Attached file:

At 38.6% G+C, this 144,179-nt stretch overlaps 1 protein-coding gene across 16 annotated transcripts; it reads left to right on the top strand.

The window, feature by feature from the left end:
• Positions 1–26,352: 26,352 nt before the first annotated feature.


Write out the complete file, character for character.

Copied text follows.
At 38.6% G+C, this 144,179-nt stretch overlaps 1 protein-coding gene across 16 annotated transcripts; it reads left to right on the top strand.

The window, feature by feature from the left end:
• Positions 1–26,352: 26,352 nt before the first annotated feature.